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How Hilary Clinton carefully negotiated blind Chinese dissident Chen Guangcheng’s freedom, and proved herself to be a tenacious Secretary of State.

"By the time the American diplomats acknowledged what had happened and went back to cut a new deal for Chen, the Chinese were in no mood to talk. In the meantime, Clinton herself was pulled away by the hours of unrelated meetings that had brought her to Beijing in the first place. The two sides had used the dialogue to schedule an intensive series of small discussions with Clinton and Dai on the most pressing — and divisive — issues between the countries, from thorny nuclear talks with Iran and what to do about North Korea’s erratic new leader to the bloody crackdown in Syria and the mounting crisis between the Philippines, a major U.S. ally, and China over disputed waters in the South China Sea. It was quite a performance by both sides; no one mentioned Chen. ‘This was all taking place in the eye of the storm,’ said one Clinton aide.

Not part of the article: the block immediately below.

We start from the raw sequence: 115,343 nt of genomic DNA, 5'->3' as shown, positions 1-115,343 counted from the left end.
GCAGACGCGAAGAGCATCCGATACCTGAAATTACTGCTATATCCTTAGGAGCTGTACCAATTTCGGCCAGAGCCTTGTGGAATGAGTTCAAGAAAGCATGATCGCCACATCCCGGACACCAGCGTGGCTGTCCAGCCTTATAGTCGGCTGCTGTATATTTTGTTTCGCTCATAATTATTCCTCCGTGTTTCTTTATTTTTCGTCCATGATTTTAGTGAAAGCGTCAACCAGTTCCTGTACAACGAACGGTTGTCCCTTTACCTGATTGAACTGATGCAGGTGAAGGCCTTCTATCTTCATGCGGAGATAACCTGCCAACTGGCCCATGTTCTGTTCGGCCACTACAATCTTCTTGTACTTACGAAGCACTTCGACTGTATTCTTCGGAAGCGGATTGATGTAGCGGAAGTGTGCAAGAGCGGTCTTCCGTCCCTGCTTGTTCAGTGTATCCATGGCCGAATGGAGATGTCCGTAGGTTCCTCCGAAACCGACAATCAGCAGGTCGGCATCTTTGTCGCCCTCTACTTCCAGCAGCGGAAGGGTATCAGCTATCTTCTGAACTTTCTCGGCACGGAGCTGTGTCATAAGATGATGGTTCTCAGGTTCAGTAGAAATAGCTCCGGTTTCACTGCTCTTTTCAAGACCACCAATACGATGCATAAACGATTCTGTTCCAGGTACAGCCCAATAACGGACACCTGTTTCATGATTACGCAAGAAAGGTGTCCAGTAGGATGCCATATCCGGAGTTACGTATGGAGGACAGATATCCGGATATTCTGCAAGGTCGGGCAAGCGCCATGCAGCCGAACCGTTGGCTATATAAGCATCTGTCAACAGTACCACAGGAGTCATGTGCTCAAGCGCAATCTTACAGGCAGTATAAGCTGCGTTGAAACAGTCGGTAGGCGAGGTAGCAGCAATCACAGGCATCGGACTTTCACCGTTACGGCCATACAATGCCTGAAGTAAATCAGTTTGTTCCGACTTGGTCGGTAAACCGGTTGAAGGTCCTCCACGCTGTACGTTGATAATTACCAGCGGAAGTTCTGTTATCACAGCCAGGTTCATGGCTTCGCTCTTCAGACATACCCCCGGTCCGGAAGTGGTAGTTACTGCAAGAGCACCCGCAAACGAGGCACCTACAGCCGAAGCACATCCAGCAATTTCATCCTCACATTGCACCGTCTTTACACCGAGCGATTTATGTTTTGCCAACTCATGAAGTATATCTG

"Head of State." — Susan B. Glasser, Foreign Policy
More from Foreign Policy

How Hilary Clinton carefully negotiated blind Chinese dissident Chen Guangcheng’s freedom, and proved herself to be a tenacious Secretary of State.

"By the time the American diplomats acknowledged what had happened and went back to cut a new deal for Chen, the Chinese were in no mood to talk. In the meantime, Clinton herself was pulled away by the hours of unrelated meetings that had brought her to Beijing in the first place. The two sides had used the dialogue to schedule an intensive series of small discussions with Clinton and Dai on the most pressing — and divisive — issues between the countries, from thorny nuclear talks with Iran and what to do about North Korea’s erratic new leader to the bloody crackdown in Syria and the mounting crisis between the Philippines, a major U.S. ally, and China over disputed waters in the South China Sea. It was quite a performance by both sides; no one mentioned Chen. ‘This was all taking place in the eye of the storm,’ said one Clinton aide.

"Head of State." — Susan B. Glasser, Foreign Policy

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